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Bubble bath soap poisoning

 

Bubble bath soap poisoning occurs when someone swallows bubble bath soap.

This article is for information only. DO NOT use it to treat or manage an actual poison exposure. If you or someone you are with has an exposure, call your local emergency number (such as 911), or your local poison center can be reached directly by calling the national toll-free Poison Help hotline (1-800-222-1222) from anywhere in the United States.

Poisonous Ingredient

Most bubble bath soaps are considered nonpoisonous (nontoxic).

Symptoms

 

Symptoms of swallowing bubble bath soap are:

  • Diarrhea
  • Vomiting

 

Home Care

 

DO NOT make a person throw up unless poison control or a health care provider tells you to.

If the soap is in the eyes, flush with lots of water for at least 15 minutes.

If the person swallowed the soap, give them water or milk right away, unless a provider tells you not to. DO NOT give anything to drink if the person has symptoms that make it hard to swallow. These include vomiting, convulsions, or a decreased level of alertness.

 

Before Calling Emergency

 

Have this information ready:

  • Person's age, weight, and condition
  • Name of the product (ingredients, if known)
  • Time it was swallowed
  • Amount swallowed

 

Poison Control

 

Your local poison center can be reached directly by calling the national toll-free Poison Help hotline (1-800-222-1222) from anywhere in the United States. This hotline number will let you talk to experts in poisoning. They will give you further instructions.

This is a free and confidential service. All local poison control centers in the United States use this national number. You should call if you have any questions about poisoning or poison prevention. It does NOT need to be an emergency. You can call for any reason, 24 hours a day, 7 days a week.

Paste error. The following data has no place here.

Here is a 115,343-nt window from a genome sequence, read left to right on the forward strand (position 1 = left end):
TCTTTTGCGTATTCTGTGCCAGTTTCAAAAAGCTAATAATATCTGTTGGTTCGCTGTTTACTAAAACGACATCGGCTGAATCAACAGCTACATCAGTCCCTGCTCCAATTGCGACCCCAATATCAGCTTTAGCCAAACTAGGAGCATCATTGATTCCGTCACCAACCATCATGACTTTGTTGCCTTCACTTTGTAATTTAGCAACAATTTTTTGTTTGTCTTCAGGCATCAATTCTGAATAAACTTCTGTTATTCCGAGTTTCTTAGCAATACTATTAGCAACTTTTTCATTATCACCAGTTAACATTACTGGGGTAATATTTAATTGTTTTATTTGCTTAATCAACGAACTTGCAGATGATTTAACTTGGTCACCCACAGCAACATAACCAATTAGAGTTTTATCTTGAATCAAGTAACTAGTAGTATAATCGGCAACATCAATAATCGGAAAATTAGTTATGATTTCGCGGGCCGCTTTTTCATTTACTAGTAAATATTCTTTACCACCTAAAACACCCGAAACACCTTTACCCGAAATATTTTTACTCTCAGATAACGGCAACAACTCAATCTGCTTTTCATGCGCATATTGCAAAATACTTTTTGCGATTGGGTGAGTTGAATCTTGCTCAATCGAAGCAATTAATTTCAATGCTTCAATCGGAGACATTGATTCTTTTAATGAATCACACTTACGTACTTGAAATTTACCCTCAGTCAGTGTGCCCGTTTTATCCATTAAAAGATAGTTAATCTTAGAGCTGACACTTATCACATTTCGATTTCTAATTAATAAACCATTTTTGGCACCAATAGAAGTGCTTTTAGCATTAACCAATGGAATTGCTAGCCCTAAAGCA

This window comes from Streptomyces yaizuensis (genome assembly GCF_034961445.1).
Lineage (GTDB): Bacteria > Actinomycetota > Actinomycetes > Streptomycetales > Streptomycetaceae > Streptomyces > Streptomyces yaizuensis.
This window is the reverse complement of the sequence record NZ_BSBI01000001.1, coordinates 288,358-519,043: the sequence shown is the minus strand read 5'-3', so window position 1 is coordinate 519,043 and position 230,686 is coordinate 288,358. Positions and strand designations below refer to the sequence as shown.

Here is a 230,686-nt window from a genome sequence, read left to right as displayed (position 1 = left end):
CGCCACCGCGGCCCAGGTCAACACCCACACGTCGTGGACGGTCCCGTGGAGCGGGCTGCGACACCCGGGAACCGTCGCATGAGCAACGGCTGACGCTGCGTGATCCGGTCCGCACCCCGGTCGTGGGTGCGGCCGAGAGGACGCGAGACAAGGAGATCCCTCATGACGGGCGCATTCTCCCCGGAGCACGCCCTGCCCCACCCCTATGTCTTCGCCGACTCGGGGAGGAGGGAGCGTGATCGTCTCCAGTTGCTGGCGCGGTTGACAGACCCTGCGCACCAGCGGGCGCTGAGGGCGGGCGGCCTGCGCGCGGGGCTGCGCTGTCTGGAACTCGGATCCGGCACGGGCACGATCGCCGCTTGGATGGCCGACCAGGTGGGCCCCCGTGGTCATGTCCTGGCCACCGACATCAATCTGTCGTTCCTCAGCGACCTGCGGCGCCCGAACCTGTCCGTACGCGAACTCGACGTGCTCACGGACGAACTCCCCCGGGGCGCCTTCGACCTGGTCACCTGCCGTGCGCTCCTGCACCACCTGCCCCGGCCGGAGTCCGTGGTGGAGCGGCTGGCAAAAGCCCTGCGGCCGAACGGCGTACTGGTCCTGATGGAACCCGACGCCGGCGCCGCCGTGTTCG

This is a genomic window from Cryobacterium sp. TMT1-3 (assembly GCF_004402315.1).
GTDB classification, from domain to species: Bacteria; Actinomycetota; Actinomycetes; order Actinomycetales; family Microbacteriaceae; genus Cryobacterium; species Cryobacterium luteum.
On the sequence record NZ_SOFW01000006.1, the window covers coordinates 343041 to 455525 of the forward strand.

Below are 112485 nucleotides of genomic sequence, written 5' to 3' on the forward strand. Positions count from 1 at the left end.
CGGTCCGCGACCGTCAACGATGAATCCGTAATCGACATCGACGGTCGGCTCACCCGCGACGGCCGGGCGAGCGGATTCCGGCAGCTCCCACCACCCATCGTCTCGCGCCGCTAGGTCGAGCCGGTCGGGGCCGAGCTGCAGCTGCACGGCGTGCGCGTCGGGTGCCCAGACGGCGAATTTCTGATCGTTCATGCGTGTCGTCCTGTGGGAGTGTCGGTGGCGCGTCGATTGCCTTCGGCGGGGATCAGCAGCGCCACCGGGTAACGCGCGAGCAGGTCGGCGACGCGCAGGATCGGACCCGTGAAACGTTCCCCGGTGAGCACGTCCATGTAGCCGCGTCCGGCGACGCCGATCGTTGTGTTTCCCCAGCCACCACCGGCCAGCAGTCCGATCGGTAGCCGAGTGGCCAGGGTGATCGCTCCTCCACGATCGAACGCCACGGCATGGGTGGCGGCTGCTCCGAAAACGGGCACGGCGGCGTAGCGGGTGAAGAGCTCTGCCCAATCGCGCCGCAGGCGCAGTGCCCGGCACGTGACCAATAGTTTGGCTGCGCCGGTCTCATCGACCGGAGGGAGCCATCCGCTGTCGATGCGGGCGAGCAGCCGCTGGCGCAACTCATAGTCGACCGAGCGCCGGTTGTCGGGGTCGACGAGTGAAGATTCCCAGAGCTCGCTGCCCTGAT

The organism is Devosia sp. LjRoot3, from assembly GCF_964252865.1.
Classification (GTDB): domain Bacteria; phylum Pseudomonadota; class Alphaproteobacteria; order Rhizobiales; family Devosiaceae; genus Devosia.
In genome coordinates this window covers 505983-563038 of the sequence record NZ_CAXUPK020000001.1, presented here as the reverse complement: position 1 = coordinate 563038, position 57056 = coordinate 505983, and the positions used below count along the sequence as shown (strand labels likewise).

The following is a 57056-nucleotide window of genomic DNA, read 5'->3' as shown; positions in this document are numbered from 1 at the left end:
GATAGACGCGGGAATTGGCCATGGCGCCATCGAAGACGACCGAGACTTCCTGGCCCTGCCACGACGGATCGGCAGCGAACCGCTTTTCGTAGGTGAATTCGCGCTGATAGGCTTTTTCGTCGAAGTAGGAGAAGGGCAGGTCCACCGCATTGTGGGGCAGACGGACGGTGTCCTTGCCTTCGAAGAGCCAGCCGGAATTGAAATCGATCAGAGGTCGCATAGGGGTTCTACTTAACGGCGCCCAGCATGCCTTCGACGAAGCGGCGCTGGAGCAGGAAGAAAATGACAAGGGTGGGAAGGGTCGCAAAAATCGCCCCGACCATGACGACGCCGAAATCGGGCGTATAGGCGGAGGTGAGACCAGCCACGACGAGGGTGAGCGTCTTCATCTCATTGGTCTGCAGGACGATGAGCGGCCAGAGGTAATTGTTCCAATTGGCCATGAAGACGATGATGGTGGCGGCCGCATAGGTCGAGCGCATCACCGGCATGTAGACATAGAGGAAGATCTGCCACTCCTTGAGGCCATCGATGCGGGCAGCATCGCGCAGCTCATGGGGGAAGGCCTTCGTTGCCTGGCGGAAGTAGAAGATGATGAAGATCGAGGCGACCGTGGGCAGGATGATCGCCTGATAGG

What to Expect at the Emergency Room

 

A visit to the emergency room may not be needed.

If care is needed, the provider will measure and monitor the person's vital signs, including temperature, pulse, breathing rate, and blood pressure. Symptoms will be treated.

The person may receive:

  • Fluids by IV (through a vein)
  • Medicine to treat symptoms

 

Outlook (Prognosis)

 

Since bubble bath soap is fairly nonpoisonous, recovery is very likely.

 

 

References

Zosel AE. General approach to the poisoned patient. In: Adams JG, ed. Emergency Medicine. 2nd ed. Philadelphia, PA: Elsevier Saunders; 2013:chap 143.

 

        A Closer Look

         

          Self Care

           

            Tests for Bubble bath soap poisoning

             

               

              Review Date: 10/20/2015

              Reviewed By: Jacob L. Heller, MD, MHA, Emergency Medicine, Virginia Mason Medical Center, Seattle, WA. Also reviewed by David Zieve, MD, MHA, Isla Ogilvie, PhD, and the A.D.A.M. Editorial team.

              The information provided herein should not be used during any medical emergency or for the diagnosis or treatment of any medical condition. A licensed medical professional should be consulted for diagnosis and treatment of any and all medical conditions. Links to other sites are provided for information only -- they do not constitute endorsements of those other sites. © 1997- A.D.A.M., Inc. Any duplication or distribution of the information contained herein is strictly prohibited.
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